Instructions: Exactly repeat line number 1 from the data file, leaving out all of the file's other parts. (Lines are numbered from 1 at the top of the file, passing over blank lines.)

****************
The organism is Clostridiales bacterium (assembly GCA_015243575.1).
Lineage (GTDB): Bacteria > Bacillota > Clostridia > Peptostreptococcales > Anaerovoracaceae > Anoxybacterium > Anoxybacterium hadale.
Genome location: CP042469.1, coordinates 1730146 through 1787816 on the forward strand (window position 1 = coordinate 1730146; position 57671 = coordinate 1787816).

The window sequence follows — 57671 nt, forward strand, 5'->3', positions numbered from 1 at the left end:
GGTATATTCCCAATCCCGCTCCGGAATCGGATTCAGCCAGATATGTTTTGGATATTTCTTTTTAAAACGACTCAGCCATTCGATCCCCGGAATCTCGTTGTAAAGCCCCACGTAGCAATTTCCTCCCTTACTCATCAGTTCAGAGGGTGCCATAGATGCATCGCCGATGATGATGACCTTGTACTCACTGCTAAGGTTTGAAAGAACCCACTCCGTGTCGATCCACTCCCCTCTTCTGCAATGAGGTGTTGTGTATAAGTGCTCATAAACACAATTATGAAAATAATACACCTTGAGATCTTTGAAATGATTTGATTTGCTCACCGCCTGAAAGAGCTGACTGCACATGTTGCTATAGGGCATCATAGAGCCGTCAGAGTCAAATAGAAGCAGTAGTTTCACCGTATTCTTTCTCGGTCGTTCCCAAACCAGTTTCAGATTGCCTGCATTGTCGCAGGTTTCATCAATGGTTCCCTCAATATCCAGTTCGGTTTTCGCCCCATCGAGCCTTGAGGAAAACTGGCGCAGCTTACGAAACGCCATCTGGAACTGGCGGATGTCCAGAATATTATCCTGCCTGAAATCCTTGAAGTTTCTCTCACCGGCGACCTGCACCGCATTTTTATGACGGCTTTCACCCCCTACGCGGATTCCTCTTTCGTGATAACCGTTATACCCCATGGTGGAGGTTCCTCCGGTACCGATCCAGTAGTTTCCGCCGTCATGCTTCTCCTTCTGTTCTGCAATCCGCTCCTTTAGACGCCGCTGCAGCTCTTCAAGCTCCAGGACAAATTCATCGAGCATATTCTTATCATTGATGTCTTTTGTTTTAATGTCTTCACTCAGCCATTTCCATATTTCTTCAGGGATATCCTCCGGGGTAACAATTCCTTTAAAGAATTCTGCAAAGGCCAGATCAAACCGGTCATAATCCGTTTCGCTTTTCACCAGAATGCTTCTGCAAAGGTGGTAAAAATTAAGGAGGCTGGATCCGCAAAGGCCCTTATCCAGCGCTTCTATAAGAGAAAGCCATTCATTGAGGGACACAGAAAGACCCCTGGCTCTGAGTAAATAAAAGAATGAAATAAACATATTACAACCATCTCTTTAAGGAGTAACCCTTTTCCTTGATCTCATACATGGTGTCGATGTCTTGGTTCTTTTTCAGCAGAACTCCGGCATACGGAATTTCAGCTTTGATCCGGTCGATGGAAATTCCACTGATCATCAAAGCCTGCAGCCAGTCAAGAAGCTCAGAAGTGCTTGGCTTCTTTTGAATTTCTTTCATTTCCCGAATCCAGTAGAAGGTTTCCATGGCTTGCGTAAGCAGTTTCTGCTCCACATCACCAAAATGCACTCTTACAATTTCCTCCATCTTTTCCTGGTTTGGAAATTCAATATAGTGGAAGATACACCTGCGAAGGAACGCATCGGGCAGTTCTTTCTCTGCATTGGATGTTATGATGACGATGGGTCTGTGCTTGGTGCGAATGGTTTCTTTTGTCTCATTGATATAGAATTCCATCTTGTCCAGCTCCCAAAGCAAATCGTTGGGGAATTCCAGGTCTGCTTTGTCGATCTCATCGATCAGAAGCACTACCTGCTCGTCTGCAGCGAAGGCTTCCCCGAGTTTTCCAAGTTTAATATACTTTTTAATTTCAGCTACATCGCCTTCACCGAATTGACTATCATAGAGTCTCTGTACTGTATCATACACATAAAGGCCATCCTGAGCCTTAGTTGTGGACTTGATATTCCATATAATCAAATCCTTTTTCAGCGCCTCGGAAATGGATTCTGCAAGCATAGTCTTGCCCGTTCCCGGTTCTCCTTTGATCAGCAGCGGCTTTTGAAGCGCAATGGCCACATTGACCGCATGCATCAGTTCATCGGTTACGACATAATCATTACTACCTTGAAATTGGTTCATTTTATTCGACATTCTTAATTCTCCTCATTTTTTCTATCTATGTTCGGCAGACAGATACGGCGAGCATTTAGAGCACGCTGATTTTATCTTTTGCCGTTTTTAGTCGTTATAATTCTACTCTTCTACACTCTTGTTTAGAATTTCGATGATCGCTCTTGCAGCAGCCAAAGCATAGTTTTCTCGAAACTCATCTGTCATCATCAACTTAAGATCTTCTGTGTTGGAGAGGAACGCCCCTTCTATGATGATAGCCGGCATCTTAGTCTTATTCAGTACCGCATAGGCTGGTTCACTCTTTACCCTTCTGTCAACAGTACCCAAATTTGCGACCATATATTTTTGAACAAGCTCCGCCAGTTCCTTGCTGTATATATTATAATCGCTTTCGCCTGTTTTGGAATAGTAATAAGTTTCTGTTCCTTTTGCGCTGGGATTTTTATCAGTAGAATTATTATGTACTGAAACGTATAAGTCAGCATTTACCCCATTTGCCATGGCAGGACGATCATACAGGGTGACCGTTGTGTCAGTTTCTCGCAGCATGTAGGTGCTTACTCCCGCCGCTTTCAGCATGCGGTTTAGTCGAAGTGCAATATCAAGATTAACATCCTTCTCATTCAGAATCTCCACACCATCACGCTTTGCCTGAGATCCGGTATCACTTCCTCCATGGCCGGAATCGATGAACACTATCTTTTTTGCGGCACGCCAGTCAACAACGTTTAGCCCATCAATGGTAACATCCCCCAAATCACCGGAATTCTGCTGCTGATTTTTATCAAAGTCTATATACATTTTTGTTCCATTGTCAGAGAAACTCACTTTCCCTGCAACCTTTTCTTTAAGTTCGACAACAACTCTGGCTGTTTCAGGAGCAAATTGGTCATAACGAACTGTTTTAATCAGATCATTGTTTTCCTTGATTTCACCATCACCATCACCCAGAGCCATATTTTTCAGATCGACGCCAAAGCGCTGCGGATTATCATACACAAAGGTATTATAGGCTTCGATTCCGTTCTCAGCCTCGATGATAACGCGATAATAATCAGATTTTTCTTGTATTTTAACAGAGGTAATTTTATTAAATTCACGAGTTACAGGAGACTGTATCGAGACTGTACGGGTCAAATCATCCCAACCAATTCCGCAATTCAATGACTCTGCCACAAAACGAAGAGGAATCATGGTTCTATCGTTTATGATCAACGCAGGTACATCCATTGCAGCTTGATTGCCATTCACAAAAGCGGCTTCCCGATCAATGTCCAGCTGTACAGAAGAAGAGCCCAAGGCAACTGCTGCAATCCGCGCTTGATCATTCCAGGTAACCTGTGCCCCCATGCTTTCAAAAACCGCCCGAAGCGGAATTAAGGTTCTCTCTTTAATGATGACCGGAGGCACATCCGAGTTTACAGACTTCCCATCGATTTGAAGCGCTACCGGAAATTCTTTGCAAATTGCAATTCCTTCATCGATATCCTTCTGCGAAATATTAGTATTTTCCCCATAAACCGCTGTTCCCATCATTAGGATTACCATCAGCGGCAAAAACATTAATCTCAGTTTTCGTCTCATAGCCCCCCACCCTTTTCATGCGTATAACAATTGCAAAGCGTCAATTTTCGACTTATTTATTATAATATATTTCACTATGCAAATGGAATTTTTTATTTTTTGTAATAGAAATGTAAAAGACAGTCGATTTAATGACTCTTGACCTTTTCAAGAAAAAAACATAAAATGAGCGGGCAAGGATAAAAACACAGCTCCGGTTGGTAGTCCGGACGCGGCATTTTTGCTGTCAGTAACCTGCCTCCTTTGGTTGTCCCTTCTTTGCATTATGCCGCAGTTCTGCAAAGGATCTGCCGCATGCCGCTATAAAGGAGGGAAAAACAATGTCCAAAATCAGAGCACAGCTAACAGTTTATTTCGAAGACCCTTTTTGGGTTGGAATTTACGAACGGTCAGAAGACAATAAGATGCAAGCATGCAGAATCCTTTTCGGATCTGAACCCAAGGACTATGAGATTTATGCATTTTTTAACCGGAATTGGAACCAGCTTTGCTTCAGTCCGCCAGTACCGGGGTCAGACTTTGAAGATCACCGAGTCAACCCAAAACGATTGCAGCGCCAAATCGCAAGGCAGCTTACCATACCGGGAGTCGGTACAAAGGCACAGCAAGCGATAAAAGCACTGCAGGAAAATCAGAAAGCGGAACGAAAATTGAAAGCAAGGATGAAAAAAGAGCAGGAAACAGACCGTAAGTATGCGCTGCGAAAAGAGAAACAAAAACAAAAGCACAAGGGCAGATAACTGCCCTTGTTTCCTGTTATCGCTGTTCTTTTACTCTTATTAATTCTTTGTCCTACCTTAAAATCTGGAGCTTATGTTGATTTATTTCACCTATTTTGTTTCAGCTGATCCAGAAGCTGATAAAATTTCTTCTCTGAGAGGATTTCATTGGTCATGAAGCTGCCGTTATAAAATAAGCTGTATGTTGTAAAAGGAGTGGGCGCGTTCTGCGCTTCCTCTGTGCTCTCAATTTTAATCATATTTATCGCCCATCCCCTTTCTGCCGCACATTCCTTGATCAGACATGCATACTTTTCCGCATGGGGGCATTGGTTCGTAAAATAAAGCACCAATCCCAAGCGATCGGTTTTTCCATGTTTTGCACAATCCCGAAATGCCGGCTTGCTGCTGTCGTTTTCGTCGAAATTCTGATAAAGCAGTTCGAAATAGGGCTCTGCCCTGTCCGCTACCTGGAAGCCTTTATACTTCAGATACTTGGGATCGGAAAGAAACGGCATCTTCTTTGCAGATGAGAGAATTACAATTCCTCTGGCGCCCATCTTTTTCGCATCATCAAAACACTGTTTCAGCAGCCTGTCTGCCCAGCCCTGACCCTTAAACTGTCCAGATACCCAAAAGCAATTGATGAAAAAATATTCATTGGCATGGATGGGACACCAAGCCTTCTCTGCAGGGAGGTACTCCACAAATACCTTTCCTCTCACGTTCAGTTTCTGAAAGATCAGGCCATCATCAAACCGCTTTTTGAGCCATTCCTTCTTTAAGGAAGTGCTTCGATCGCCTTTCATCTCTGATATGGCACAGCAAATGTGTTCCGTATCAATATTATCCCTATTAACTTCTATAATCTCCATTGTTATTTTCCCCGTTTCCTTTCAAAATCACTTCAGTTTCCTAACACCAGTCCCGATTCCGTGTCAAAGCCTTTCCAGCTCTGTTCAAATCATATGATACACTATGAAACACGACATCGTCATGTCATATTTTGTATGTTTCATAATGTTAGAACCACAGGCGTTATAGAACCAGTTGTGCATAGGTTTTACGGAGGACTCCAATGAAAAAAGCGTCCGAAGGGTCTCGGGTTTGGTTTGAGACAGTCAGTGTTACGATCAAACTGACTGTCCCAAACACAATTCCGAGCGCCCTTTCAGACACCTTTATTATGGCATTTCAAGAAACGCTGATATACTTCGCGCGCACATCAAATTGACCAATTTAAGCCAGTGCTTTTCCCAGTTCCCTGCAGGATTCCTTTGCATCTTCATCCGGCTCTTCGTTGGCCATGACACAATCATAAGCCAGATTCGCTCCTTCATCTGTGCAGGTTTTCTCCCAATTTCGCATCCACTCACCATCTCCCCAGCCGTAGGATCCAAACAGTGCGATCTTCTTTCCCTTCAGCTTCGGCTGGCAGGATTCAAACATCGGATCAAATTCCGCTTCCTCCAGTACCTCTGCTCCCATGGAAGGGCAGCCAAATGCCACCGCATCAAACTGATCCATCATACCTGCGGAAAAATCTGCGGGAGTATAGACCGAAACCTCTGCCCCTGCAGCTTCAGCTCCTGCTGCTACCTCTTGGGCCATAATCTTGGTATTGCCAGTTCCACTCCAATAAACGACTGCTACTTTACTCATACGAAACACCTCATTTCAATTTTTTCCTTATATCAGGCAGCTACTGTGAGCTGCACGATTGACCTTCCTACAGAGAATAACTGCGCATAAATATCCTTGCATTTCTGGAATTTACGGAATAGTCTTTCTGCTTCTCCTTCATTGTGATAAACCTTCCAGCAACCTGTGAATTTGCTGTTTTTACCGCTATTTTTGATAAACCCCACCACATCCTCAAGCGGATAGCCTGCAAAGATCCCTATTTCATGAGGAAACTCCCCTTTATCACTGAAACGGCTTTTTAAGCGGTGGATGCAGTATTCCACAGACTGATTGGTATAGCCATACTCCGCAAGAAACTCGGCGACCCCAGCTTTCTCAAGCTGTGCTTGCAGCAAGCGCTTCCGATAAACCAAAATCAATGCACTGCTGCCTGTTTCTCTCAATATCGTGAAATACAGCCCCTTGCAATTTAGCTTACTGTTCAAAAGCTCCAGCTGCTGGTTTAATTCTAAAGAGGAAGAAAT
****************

The organism is Clostridiales bacterium (assembly GCA_015243575.1).